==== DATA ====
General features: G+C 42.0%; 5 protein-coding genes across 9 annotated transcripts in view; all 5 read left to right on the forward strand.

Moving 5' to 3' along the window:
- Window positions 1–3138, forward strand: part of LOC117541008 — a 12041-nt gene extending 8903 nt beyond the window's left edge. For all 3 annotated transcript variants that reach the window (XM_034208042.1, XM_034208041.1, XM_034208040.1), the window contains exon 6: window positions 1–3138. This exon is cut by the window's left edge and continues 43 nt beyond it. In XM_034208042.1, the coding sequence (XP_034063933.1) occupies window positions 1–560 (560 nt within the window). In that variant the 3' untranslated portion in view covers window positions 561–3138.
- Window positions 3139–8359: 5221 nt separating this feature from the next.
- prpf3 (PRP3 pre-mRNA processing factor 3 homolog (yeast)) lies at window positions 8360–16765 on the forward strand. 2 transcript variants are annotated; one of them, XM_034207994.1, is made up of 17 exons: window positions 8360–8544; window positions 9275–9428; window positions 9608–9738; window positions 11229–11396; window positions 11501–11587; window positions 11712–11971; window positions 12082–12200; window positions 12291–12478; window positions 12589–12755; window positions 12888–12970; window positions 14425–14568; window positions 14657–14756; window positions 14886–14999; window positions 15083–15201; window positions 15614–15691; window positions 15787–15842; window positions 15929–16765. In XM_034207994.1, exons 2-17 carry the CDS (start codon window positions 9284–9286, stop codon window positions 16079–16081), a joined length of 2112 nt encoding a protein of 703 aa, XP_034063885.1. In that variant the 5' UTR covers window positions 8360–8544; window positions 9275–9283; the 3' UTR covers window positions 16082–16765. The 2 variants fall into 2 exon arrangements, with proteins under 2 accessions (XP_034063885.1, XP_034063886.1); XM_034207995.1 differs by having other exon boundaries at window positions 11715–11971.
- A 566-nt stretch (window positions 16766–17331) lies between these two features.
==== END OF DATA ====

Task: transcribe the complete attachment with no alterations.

General features: G+C 42.0%; 5 protein-coding genes across 9 annotated transcripts in view; all 5 read left to right on the forward strand.

Moving 5' to 3' along the window:
- Window positions 1–3138, forward strand: part of LOC117541008 — a 12041-nt gene extending 8903 nt beyond the window's left edge. For all 3 annotated transcript variants that reach the window (XM_034208042.1, XM_034208041.1, XM_034208040.1), the window contains exon 6: window positions 1–3138. This exon is cut by the window's left edge and continues 43 nt beyond it. In XM_034208042.1, the coding sequence (XP_034063933.1) occupies window positions 1–560 (560 nt within the window). In that variant the 3' untranslated portion in view covers window positions 561–3138.
- Window positions 3139–8359: 5221 nt separating this feature from the next.
- prpf3 (PRP3 pre-mRNA processing factor 3 homolog (yeast)) lies at window positions 8360–16765 on the forward strand. 2 transcript variants are annotated; one of them, XM_034207994.1, is made up of 17 exons: window positions 8360–8544; window positions 9275–9428; window positions 9608–9738; window positions 11229–11396; window positions 11501–11587; window positions 11712–11971; window positions 12082–12200; window positions 12291–12478; window positions 12589–12755; window positions 12888–12970; window positions 14425–14568; window positions 14657–14756; window positions 14886–14999; window positions 15083–15201; window positions 15614–15691; window positions 15787–15842; window positions 15929–16765. In XM_034207994.1, exons 2-17 carry the CDS (start codon window positions 9284–9286, stop codon window positions 16079–16081), a joined length of 2112 nt encoding a protein of 703 aa, XP_034063885.1. In that variant the 5' UTR covers window positions 8360–8544; window positions 9275–9283; the 3' UTR covers window positions 16082–16765. The 2 variants fall into 2 exon arrangements, with proteins under 2 accessions (XP_034063885.1, XP_034063886.1); XM_034207995.1 differs by having other exon boundaries at window positions 11715–11971.
- A 566-nt stretch (window positions 16766–17331) lies between these two features.